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FIGURE 5. Electrophysiological membrane properties of γMNs. (A) A spike train evoked in response to a depolarizing current pulse applied in a neuron classified as γMN at the resting membrane potential of –69 mV. An arrow indicates a pulse-ADP observed after the pulse offset. Spikes are truncated. (B) Subthreshold membrane potential responses to depolarizing current pulses applied in the same γMN at –84 mV which was brought about by a negative DC current injection of –60 pA. (C) A relationship between the amplitude of depolarizing current pulse and the membrane potential change from the baseline potential measured at 67–70 ms after the pulse onset (open circles). (D) A fluorescence image of the recorded neuron (red arrow) labeled with biocytin located among ChAT(+, green) MNs in the center of the dl-TMN. The area encircled with the dotted line is the ventromedial-TMN. (E) Biocytin labeling of the recorded neuron revealed that the recorded neuron displayed sparse arborizations of primary dendrites. (F) Confocal images showing immunoreactivity for ChAT (green), NeuN (red), and biocytin (pink). Merged, A merged fluorescence image. A double open arrowhead indicates a biocytin-labeled ChAT (+) and NeuN(+/N, –/C) γMN. Filled arrowheads indicate ChAT(+) and NeuN(+/N, +/C) aMNs. Open arrowheads indicate ChAT(+) and NeuN(+/N, –/C) γMNs.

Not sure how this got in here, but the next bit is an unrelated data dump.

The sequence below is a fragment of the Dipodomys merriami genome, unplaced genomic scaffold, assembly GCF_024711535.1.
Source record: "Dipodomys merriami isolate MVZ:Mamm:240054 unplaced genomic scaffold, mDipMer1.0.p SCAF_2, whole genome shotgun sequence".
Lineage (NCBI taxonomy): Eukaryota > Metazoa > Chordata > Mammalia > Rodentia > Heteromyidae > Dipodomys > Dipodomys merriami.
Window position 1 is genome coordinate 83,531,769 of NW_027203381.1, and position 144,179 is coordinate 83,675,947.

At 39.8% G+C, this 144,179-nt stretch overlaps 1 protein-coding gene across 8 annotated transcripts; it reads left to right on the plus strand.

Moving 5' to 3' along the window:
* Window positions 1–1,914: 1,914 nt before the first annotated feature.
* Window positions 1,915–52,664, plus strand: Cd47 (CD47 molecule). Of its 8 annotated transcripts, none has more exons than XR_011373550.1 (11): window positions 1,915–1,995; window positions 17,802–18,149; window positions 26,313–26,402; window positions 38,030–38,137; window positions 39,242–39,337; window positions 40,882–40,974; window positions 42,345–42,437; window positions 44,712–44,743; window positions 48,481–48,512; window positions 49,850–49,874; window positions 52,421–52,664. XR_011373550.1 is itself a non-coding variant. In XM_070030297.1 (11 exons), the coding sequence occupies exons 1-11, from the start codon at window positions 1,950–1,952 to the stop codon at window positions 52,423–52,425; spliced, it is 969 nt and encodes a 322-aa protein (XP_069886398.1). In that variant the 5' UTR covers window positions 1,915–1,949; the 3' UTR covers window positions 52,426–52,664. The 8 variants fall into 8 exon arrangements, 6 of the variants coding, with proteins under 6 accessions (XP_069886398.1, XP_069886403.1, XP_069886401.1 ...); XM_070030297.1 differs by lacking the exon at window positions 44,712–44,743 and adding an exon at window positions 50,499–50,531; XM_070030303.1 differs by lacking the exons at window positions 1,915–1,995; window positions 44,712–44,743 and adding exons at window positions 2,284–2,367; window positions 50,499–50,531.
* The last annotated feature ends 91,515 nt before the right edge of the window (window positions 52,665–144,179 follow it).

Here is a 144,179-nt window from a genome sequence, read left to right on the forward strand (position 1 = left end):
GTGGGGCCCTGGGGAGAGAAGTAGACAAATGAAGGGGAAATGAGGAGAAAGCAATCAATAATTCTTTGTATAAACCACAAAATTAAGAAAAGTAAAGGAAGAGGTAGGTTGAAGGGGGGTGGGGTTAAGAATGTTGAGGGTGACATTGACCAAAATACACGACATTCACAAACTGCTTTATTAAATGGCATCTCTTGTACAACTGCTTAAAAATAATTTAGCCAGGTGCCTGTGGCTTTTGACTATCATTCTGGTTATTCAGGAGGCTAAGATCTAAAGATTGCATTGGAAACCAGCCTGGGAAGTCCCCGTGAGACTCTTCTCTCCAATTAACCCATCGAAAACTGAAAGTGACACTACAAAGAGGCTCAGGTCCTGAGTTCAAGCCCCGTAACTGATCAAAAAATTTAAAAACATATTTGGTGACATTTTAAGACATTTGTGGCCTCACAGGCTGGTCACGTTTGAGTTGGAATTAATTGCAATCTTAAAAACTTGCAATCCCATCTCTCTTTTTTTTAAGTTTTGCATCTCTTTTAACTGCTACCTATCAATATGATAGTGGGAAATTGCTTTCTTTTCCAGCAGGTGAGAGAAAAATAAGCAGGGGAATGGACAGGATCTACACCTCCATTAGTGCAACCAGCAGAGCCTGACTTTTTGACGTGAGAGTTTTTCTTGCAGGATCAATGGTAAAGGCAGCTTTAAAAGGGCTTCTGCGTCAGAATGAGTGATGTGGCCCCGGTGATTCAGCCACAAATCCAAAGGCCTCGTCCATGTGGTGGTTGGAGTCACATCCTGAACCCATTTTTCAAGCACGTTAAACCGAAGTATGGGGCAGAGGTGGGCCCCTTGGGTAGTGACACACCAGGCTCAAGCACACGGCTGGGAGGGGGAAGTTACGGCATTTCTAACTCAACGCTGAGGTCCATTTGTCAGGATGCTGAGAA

After the whole-cell current recording, we performed triple immunofluorescence staining for biocytin, ChAT and NeuN (Figures 5D–F). Biocytin labeling revealed that the recorded neuron was located in the dl-TMN and displayed sparse arborizations of primary dendrites (Figures 5D,E). The triple immunofluorescence staining revealed that the biocytin-labeled neuron was ChAT(+) and NeuN(+/N, -/C) (Figure 5F, double open arrowhead). This NeuN-immunoreactivity was distinct from those seen in Type I or Type II αMNs, in which not only the nucleus but also the cytoplasm were invariably immunopositive for NeuN (Figures 1, 3) Around the recorded neuron in this frame examined (Figure 5F), there were ChAT(+) and NeuN(+/N, +/C) αMNs (filled arrowheads) or ChAT(+) and NeuN(+/N, -/C) MNs but non-αMNs (open arrowheads). This pattern was similar to the observation in Figure 1F but in contrast to that in Figure 3F. Taking these observations into consideration together with the postnatal downregulation of NeuN expression in γMNs in contrast to the prenatal upregulation of NeuN in αMNs (Shneider et al., 2009), we classified the both NeuN(-/N, -/C) and NeuN(+/N, -/C) MNs as γMNs (see section “Discussion”). Indeed, there was no significant (p > 0.8) difference in the mean size between NeuN(-/N, -/C) MNs (19 ± 3 μm; n = 21) and NeuN(+/N, -/C) MNs (19 ± 1 μm; n = 24) whereas both the NeuN(-/N, -/C) and NeuN(+/N, -/C) MNs were significantly (p < 0.004 and p < 0.003, respectively) smaller than Type I αMNs (28 ± 2 μm; n = 19). These findings suggest that small-sized MNs that display the pulse-ADP together with the persistent inward current are γMNs.